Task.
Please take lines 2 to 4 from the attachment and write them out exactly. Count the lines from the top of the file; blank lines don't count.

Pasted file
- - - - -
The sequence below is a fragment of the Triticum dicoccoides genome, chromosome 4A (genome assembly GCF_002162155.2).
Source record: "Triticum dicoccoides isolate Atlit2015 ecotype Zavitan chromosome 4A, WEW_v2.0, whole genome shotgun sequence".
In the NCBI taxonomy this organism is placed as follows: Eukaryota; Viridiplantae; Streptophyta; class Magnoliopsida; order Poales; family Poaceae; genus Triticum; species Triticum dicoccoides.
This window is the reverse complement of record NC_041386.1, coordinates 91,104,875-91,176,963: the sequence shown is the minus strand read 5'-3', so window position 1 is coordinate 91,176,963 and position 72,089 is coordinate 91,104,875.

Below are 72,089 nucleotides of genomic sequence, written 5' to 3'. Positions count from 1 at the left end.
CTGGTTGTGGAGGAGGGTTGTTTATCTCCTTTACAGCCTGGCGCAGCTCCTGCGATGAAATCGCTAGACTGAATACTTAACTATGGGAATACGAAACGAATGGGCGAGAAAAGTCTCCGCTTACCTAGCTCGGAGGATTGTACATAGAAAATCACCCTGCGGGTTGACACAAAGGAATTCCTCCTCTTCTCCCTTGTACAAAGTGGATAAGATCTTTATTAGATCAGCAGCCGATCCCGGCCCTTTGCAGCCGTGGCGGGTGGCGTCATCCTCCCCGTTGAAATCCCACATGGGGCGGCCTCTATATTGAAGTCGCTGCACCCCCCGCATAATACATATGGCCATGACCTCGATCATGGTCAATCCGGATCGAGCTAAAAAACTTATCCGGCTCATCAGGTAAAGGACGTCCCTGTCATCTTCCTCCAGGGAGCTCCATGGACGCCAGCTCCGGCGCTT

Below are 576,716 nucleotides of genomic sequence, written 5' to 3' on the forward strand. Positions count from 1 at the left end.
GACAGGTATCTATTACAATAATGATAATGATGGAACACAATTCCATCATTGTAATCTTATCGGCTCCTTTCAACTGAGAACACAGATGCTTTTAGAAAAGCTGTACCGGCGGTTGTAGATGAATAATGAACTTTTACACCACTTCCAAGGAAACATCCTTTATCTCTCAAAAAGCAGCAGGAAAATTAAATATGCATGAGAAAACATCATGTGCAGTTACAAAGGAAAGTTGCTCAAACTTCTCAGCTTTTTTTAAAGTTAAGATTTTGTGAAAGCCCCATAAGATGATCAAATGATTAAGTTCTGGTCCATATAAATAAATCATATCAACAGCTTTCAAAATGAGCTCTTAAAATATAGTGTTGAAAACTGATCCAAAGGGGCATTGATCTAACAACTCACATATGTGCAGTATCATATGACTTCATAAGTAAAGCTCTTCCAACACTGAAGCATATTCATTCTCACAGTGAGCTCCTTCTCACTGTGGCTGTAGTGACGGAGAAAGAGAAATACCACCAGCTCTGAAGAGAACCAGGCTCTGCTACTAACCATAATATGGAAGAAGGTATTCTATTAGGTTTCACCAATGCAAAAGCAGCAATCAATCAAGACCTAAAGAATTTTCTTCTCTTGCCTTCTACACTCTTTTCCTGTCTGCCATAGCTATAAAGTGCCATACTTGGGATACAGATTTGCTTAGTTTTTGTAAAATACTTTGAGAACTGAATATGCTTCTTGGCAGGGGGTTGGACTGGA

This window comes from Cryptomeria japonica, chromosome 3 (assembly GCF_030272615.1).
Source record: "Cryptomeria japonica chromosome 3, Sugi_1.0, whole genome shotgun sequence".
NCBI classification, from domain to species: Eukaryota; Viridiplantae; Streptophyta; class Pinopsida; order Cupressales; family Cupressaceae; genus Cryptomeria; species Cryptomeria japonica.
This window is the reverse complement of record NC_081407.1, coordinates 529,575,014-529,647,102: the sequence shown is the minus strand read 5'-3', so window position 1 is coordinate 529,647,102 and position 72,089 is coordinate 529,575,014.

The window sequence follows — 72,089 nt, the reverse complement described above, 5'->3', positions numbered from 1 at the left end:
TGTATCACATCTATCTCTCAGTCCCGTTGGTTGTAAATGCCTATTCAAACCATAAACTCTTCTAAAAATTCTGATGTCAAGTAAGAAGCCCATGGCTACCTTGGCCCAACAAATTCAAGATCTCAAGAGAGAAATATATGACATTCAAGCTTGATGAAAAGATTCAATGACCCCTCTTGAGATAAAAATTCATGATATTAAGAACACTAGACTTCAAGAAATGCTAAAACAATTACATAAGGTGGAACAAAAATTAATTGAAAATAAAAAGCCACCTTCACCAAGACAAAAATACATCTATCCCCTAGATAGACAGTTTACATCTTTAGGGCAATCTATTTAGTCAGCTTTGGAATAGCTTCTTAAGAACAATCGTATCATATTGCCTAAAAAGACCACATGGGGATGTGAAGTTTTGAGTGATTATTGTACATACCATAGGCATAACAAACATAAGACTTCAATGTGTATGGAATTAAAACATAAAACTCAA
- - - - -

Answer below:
Source record: "Triticum dicoccoides isolate Atlit2015 ecotype Zavitan chromosome 4A, WEW_v2.0, whole genome shotgun sequence".
In the NCBI taxonomy this organism is placed as follows: Eukaryota; Viridiplantae; Streptophyta; class Magnoliopsida; order Poales; family Poaceae; genus Triticum; species Triticum dicoccoides.
This window is the reverse complement of record NC_041386.1, coordinates 91,104,875-91,176,963: the sequence shown is the minus strand read 5'-3', so window position 1 is coordinate 91,176,963 and position 72,089 is coordinate 91,104,875.